Washington, Missouri: Wikis

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Washington, Missouri
—  City  —
Location of Washington, Missouri
Coordinates: 38°33′7″N 91°0′48″W / 38.55194°N 91.01333°W / 38.55194; -91.01333Coordinates: 38°33′7″N 91°0′48″W / 38.55194°N 91.01333°W / 38.55194; -91.01333
Country United States
State Missouri
County Franklin
Area
 - Total 9.0 sq mi (23.4 km2)
 - Land 8.5 sq mi (22.1 km2)
 - Water 0.5 sq mi (1.3 km2)
Elevation 551 ft (168 m)
Population (2000)
 - Total 13,243
 Density 1,548.9/sq mi (598.0/km2)
Time zone Central (CST) (UTC-6)
 - Summer (DST) CDT (UTC-5)
ZIP code 63090
Area code(s) 636
FIPS code 29-77416[1]
GNIS feature ID 0731664[2]
Downtown Washington at dusk, as seen from its Missouri River dock and park.

Washington is a city on the Missouri River in Franklin County, Missouri, United States. The population was 13,243 at the 2000 census. It is the corncob pipe capital of the world, with Missouri Meerschaum located in Washington.

Contents

Geography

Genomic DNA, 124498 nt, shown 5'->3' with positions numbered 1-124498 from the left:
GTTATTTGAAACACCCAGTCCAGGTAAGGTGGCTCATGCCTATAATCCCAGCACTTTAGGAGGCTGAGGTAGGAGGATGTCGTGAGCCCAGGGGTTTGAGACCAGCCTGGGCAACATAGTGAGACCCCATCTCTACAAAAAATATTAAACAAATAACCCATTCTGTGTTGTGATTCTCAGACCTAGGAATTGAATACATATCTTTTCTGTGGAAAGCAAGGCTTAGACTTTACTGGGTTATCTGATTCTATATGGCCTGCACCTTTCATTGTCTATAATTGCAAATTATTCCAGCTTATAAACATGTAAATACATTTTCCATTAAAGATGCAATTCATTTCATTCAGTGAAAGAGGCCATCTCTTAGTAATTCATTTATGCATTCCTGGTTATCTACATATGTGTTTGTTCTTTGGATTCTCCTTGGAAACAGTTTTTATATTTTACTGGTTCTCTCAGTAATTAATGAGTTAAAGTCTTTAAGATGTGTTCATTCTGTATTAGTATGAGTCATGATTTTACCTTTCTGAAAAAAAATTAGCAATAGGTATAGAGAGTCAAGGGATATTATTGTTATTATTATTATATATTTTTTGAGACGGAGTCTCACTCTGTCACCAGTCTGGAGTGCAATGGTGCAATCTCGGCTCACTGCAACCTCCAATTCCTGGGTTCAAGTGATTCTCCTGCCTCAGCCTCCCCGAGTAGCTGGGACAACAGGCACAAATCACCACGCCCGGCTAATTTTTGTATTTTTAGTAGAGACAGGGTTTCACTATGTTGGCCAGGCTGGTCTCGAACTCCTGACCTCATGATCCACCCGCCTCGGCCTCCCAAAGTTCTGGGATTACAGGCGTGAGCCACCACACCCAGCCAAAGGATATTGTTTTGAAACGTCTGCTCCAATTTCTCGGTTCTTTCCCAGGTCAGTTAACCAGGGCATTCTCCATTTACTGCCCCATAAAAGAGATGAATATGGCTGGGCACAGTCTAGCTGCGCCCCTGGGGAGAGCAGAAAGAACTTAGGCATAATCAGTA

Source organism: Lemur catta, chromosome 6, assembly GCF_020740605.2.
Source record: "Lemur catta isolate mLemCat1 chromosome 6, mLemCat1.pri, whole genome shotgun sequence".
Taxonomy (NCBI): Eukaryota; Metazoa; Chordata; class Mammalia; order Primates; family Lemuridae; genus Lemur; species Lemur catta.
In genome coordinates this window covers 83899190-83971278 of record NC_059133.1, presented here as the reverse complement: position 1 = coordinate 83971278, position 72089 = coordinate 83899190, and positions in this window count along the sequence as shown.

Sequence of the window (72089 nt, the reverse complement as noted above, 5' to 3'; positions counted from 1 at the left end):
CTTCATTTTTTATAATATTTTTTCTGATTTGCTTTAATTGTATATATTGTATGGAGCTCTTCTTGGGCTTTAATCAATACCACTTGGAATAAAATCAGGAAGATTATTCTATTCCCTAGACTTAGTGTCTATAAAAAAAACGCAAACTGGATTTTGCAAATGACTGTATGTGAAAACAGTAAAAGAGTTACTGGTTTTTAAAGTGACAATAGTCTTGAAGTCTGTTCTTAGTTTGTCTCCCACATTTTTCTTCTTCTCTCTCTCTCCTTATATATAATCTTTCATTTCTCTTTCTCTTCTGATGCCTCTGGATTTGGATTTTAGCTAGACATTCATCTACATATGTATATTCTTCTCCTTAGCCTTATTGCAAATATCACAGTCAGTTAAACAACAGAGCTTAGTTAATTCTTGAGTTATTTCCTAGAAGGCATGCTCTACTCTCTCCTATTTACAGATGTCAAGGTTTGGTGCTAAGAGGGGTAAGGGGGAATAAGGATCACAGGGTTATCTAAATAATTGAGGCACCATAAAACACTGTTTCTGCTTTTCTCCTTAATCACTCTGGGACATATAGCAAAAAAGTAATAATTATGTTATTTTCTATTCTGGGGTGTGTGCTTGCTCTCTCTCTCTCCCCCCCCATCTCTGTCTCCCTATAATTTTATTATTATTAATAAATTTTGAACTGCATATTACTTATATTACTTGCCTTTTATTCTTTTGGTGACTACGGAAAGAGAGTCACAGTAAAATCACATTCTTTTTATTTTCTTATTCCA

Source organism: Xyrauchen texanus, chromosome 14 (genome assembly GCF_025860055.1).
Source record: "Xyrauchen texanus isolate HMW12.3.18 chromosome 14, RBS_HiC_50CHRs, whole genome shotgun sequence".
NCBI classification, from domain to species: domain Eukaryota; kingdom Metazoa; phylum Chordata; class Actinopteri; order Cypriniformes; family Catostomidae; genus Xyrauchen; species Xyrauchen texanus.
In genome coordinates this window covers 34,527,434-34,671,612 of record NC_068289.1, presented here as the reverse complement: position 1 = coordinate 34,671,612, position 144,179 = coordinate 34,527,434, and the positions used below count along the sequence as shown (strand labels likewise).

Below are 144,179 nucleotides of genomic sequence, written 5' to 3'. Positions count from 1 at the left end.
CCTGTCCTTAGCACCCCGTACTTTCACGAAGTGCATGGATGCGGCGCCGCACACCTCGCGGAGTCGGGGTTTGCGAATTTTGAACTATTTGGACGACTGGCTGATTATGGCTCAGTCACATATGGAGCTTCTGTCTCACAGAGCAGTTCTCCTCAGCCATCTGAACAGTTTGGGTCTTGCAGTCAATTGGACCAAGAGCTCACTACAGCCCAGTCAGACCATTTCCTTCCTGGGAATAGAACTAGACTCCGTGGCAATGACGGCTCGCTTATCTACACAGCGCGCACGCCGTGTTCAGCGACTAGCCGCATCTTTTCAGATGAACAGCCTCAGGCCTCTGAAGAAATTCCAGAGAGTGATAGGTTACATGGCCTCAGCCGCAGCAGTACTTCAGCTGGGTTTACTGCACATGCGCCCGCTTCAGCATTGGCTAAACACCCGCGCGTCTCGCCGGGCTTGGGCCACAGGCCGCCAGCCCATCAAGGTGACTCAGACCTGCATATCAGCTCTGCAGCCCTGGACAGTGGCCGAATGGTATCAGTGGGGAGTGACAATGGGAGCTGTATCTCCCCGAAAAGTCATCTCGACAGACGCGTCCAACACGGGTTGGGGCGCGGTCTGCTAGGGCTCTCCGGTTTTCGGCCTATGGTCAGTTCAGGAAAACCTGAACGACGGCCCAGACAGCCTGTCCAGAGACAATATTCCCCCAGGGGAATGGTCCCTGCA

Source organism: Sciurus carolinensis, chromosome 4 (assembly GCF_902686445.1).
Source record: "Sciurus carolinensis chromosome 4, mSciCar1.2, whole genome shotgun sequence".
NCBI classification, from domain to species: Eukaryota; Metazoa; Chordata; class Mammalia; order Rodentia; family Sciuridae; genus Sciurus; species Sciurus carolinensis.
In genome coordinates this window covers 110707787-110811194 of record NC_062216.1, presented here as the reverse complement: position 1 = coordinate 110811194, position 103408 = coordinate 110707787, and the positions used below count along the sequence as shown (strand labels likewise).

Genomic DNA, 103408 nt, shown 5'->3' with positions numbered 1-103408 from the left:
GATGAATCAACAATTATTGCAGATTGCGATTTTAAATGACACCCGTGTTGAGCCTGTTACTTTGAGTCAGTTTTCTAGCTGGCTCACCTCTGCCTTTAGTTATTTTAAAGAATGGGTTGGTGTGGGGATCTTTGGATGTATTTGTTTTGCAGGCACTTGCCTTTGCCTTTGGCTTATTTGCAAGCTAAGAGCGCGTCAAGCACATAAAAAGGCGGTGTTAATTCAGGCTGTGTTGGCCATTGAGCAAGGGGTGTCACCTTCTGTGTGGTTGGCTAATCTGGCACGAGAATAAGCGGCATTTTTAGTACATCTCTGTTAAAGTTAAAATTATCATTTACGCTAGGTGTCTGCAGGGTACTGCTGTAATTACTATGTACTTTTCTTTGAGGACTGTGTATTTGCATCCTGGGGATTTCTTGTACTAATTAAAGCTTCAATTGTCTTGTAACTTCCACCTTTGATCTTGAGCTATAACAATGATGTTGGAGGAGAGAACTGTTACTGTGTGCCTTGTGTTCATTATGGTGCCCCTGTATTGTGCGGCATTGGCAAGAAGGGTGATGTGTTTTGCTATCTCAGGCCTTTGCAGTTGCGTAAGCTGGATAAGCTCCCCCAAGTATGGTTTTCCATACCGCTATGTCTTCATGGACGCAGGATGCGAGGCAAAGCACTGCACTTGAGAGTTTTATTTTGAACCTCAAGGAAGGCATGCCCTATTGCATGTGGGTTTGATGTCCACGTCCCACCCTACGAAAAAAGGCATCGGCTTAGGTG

Washington is located at 38°33′7″N 91°0′48″W / 38.55194°N 91.01333°W / 38.55194; -91.01333 (38.551879, -91.013313)[3]. According to the United States Census Bureau, the city has a total area of 9.0 square miles (23.4 km²), of which, 8.6 square miles (22.1 km²) of it is land and 0.5 square miles (1.3 km²) of it (5.42%) is water. The city has a mild humid subtropical climate.

History

Named after George Washington after it came under American control, the town was first settled during the rule of the Spanish Empire. It was originally called St. John's Settlement and was the site of the Spanish log fort, San Juan del Misuri (1796–1803).

Family and followers of Daniel Boone settled the area starting in 1799. In 1814 a ferry boat was licensed for crossing the Missouri River to the north and the settlement became known as Washington Landing. In 1827 a town was laid out, with sale of lots starting in 1829. The cost of land was waived if the buyer could build a substantial house within two years. This encouraged many new settlers.